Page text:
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Effective Conservation and Management of Boundary-Spanning Fish and Fisheries

Julia Lawson, PhD Candidate, Bren School

Feb 22 2024 | 11:00 am PT MSI Auditorium / Online

Headshot of Julia Lawson
Julia Lawson



Advisor: Steve Gaines
Committee: Chris Costello, Mark Buntaine


Fish move through the ocean unaware of the socially-constructed spatial boundaries imposed on them by legal and administrative systems. The vast majority of marine species move beyond a single national jurisdiction and these species play a pivotal role in global food security. However, movement across boundaries increases competitive incentives among nations, leading to overfishing. One way to slow this ‘race to fish’ is by forming agreements, where countries come together to manage how marine resources are shared. Because agreements are self-enforcing, agreement success depends on the strategic manipulation of incentives. Here I measure how effective an existing agreement has been at preventing overfishing, how a different agreement that has failed to curb illegal fishing can use competition from aquaculture to reduce poaching, and how fish movement can incentivize a marine reserve agreement. First, I use an econometric approach to measure how effective a tuna agreement management measure has been at reducing fishing mortality for highly mobile, boundary-spanning tuna and billfishes. Next, I use a bioeconomic model to find new solutions for a failed international wildlife trade agreement, specifically examining how competitive responses to aquaculture can disrupt a lucrative illegal trade in Mexico. Finally, I create a dynamic and spatial game to examine how fish movement can incentivize the development of a bilateral transboundary marine reserve agreement, which can help countries meet their commitment to protect 30% of the ocean by 2030. These results demonstrate how successful agreements can resolve externalities generated from the movement of fish and fish products across boundaries, and how effective agreements can be measured and designed.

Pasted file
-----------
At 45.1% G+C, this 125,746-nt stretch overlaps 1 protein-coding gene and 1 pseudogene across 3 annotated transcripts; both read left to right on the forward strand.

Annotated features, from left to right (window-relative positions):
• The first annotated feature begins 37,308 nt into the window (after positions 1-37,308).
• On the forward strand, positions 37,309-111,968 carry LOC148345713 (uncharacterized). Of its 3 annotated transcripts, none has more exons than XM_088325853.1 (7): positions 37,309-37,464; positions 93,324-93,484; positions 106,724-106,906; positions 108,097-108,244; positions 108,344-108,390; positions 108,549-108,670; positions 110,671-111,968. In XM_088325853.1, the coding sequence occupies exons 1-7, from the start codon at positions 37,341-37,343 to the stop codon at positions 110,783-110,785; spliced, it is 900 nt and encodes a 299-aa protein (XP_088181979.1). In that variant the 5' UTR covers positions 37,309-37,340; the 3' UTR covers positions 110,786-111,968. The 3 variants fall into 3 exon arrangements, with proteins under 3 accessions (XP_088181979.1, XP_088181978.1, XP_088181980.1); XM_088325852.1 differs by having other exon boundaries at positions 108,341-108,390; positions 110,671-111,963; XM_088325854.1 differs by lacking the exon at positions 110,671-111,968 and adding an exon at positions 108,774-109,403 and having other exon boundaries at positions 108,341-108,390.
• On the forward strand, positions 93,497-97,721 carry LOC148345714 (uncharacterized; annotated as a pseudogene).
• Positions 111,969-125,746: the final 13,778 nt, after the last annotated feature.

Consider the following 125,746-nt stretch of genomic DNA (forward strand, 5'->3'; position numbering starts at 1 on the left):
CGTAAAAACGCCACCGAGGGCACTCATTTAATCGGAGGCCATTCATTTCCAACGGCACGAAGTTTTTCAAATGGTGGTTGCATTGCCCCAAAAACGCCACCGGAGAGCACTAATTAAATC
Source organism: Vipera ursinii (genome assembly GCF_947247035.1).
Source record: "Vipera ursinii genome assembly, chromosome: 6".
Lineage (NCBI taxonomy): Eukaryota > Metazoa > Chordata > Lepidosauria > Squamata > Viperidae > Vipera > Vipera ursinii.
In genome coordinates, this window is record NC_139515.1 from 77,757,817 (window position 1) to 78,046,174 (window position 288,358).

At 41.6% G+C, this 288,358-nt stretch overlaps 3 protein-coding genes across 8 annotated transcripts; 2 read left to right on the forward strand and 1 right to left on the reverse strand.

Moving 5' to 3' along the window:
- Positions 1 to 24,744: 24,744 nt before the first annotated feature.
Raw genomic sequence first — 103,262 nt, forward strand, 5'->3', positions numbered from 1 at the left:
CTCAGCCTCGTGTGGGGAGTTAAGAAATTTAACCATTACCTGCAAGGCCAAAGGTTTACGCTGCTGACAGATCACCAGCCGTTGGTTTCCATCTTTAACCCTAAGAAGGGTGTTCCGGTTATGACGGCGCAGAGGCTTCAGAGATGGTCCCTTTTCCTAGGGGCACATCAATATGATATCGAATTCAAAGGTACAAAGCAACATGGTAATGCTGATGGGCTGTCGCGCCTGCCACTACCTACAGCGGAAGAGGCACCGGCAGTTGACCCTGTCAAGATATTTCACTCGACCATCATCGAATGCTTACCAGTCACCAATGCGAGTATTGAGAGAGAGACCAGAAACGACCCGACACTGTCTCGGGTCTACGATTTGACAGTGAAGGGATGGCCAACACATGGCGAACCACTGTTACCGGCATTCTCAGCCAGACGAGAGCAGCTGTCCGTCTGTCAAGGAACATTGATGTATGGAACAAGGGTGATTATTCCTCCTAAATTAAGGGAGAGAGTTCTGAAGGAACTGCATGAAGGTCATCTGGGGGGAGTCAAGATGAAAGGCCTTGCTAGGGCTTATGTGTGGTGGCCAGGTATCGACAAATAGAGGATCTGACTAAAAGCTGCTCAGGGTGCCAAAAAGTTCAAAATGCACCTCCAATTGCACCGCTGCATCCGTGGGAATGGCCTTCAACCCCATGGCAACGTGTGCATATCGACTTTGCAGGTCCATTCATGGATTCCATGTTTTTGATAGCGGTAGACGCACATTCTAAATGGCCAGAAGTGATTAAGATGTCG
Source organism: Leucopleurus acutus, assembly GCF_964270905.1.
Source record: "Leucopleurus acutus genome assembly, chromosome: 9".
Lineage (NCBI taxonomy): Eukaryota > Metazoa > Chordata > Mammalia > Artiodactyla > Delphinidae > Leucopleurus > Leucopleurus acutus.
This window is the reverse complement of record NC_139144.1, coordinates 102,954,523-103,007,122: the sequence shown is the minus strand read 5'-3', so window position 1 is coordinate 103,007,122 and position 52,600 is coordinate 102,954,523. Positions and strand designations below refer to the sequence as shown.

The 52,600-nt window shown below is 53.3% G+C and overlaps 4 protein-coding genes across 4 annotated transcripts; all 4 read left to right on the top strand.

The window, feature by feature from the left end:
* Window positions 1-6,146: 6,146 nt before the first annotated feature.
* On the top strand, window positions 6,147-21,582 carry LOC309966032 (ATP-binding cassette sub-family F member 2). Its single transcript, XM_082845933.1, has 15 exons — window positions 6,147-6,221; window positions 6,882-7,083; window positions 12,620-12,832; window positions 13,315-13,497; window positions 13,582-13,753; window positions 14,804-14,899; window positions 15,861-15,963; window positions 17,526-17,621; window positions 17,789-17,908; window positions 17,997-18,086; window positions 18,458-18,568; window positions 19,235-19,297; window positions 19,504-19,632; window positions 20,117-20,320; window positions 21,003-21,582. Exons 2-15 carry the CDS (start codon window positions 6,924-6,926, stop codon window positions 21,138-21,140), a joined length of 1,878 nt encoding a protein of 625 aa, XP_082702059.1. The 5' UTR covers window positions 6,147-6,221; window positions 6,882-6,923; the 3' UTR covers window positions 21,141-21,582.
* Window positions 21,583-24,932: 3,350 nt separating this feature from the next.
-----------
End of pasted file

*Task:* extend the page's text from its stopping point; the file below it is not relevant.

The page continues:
Julia is passionate about effective environmental policy. She applies novel methods to identify successful policies and advocates for new approaches where previous policies have failed. The goal of Julia's work is to see decision-makers advance science-backed policies that are new and promising. Thus, much of her research is designed with policymakers in mind. Julia received her Bachelor of Science degree in Biology from Dalhousie University where she divided her time between Nova Scotia and the Bermuda Institute of Ocean Sciences. Her senior thesis research focused on coral reef reproduction and recruitment. Julia also holds a Master of Science in Zoology from the University of British Columbia Institute for the Oceans and Fisheries, where she completed her research in peninsular Malaysia in collaboration with researchers from the University of Malaya. After receiving her BS, she went on to work as a research assistant in the Bahamas looking at invasive lionfish, she analyzed ancient deep-sea sponges on the Flemish Cap with the Department of Fisheries and Oceans Canada, and she worked on Heron Island in Australia as a research assistant for the University of Queensland. Following the completion of her MS, Julia worked as the Programme Officer for the IUCN Species Survival Commission Shark Specialist Group.

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